Northern China’s Water Deficit


Northern China’s Water Deficit

There has been much doom and gloom recently in the media about water supplies in Brazil. Sao Paolo, Brazil’s economic hub, is running out of water according to recent government announcements. Reservoirs have run dry, ground water is receding, pipes leak scarce water away, and residents and businesses face de facto rationing. Social order could be stressed.

This made me wonder – how close are we to this happening in northern China, especially in and around Beijing? And how well prepared is government to mitigate the situation if it did?

It’s more than a decade since water intensive industries were banned from setting up operations around Beijing. And Beijing uses 20% less water today than in 1980 despite significant population growth. Yet even with that reduction, we saw unauthorized drilling of private wells not just in the countryside but in central Beijing last year by individuals desperate for supply.

We can’t blame industry as they use less than 20% of water consumed, with the heaviest consumers shut down over the last decade. Industrial water consumption is down 40%. Farmers have switched from rice to corn to use less water. Today, 30% less farmland is irrigated.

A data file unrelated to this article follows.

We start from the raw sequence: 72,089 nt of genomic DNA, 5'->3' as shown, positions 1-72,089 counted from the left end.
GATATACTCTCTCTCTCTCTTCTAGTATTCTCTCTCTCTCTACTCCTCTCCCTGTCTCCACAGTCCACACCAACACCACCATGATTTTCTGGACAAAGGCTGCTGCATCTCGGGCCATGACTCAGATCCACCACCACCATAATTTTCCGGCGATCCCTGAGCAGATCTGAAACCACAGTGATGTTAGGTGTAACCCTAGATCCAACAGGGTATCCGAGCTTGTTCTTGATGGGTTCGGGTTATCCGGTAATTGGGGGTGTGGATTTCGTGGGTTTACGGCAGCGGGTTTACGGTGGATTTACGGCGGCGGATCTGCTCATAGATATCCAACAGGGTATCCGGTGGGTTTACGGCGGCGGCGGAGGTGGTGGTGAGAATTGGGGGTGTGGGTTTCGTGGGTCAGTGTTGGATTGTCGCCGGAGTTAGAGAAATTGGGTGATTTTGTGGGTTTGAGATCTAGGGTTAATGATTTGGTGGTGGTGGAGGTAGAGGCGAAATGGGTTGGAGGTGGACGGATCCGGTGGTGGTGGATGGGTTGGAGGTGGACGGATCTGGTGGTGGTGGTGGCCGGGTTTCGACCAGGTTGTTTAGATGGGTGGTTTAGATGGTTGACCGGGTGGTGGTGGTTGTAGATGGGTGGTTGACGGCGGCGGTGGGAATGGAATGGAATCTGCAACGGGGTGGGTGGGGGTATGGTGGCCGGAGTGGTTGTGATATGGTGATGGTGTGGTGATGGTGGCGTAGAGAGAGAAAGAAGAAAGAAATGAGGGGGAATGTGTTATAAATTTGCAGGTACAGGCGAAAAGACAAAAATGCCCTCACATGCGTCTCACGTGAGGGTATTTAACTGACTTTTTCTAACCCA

Certainly central government has invested heavily to avoid such scarcity, with the South-North water diversion project, costing more than $60 billion, coming online now to supply a billion cubic meters to Beijing annually. Almost 100% of waste water is recycled in Beijing through new processing facilities.

Water prices have been pushed up significantly. And still the water table around Beijing continues to fall – more than 10 meters since 2000. We are not at an equilibrium point yet. Some estimates put consumption still more than 50% above sustainable supply.

We have always kept a “back up” supply of 50-60 liters of bottled water in our apartment. I don’t think we’ll be eliminating that.

Read more of my views on my blog, Gordon’s View. And please follow me on Twitter.

Image credit: Black Dragon Pool, Lijiang China, strudelt / Flickr

By |March 3, 2015|Categories: Gordon's View|1 Comment

One Comment

  1. Gary Rice March 12, 2015 at 12:35:24 - Reply

    Living with a Chinese family you soon learn their is a problem with the water supply and you have to think of ways to reuse the water.

    For example:
    1) Each sink has a bowl. After washing your hands or pots the water is then saved for flushing the toilet.
    2) Water from cleaning the vegetables is used for watering the plants

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